CONTIGMALLOC(9) MidnightBSD Kernel Developer’s Manual CONTIGMALLOC(9)

NAME

contigmalloc, contigfree — manage contiguous kernel physical memory

SYNOPSIS

#include <sys/types.h>
#include <sys/malloc.h>

void *

contigmalloc(unsigned long size, struct malloc_type *type, int flags, vm_paddr_t low, vm_paddr_t high, unsigned long alignment, unsigned long boundary);

void

contigfree(void *addr, unsigned long size, struct malloc_type *type);

DESCRIPTION

The contigmalloc() function allocates size bytes of contiguous physical memory that is aligned to alignment bytes, and which does not cross a boundary of boundary bytes. If successful, the allocation will reside between physical addresses low and high. The returned pointer points to a wired kernel virtual address range of size bytes allocated from the kernel virtual address (KVA) map.

The flags parameter modifies contigmalloc()’s behaviour as follows:

M_ZERO

Causes the allocated physical memory to be zero filled.

M_NOWAIT

Causes contigmalloc() to return NULL if the request cannot be immediately fulfilled due to resource shortage.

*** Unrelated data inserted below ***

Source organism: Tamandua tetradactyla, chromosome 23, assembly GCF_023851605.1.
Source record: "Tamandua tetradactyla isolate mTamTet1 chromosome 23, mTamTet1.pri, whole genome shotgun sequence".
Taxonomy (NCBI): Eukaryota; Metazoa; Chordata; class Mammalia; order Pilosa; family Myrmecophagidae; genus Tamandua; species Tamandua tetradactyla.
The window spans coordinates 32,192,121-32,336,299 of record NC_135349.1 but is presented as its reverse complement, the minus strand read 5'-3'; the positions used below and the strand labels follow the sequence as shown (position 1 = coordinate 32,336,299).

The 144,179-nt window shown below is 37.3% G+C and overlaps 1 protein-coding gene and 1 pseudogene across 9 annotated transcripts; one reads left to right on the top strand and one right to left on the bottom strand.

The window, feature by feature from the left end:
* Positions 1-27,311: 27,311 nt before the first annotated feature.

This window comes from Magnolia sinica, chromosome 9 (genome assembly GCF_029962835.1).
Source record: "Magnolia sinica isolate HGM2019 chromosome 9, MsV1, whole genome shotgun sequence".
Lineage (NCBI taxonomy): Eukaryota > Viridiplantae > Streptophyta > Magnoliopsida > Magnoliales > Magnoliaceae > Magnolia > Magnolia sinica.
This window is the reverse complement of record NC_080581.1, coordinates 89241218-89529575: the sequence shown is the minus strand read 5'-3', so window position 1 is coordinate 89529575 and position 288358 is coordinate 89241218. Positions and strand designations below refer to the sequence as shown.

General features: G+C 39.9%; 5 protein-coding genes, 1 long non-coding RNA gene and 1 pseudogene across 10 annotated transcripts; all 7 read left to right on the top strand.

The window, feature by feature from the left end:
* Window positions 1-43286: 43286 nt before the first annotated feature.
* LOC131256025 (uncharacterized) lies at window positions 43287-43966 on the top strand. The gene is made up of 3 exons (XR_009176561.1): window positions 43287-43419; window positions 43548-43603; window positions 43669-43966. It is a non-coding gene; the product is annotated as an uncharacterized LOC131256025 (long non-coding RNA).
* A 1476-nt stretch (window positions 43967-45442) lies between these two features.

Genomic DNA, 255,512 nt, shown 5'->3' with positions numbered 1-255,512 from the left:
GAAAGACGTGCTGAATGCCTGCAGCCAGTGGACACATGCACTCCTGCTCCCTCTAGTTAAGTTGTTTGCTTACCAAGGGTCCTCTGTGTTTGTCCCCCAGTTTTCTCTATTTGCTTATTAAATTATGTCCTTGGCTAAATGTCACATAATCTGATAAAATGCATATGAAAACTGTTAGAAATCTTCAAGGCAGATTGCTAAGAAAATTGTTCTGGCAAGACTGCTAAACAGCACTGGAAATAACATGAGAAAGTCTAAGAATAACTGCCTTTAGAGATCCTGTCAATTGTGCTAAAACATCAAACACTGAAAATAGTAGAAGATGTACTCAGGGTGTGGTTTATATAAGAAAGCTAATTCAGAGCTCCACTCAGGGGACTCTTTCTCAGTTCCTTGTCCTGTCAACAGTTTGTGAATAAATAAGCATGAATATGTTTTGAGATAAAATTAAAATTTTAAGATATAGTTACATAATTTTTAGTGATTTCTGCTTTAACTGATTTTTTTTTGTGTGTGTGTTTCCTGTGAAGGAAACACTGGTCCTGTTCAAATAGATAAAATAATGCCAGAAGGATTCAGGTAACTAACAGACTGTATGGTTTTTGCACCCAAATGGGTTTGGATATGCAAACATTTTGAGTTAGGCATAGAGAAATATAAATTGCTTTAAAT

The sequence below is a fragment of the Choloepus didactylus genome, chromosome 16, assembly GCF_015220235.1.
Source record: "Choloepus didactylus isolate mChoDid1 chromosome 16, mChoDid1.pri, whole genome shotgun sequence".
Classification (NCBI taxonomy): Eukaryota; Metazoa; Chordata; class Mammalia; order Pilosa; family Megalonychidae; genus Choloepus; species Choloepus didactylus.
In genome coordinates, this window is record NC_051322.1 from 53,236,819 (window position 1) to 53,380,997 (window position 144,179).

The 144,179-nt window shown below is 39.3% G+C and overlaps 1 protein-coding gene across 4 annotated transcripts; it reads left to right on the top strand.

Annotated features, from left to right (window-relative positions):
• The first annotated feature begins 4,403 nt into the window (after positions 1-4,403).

Other flags (if present) are ignored.

The contigfree() function deallocates memory allocated by a previous call to contigmalloc().

IMPLEMENTATION NOTES

The contigmalloc() function does not sleep waiting for memory resources to be freed up, but instead actively reclaims pages before giving up. However, unless M_NOWAIT is specified, it may select a page for reclamation that must first be written to backing storage, causing it to sleep.

RETURN VALUES

The contigmalloc() function returns a kernel virtual address if allocation succeeds, or NULL otherwise.

EXAMPLES

void *p;
p = contigmalloc(8192, M_DEVBUF, M_ZERO, 0, (1L << 22),
32 * 1024, 1024 * 1024);

Ask for 8192 bytes of zero-filled memory residing between physical address 0 and 4194303 inclusive, aligned to a 32K boundary and not crossing a 1M address boundary.

DIAGNOSTICS

The contigmalloc() function will panic if size is zero, or if alignment or boundary is not a power of two.

SEE ALSO

malloc(9), memguard(9)

MidnightBSD 0.3 July 19, 2007 MidnightBSD 0.3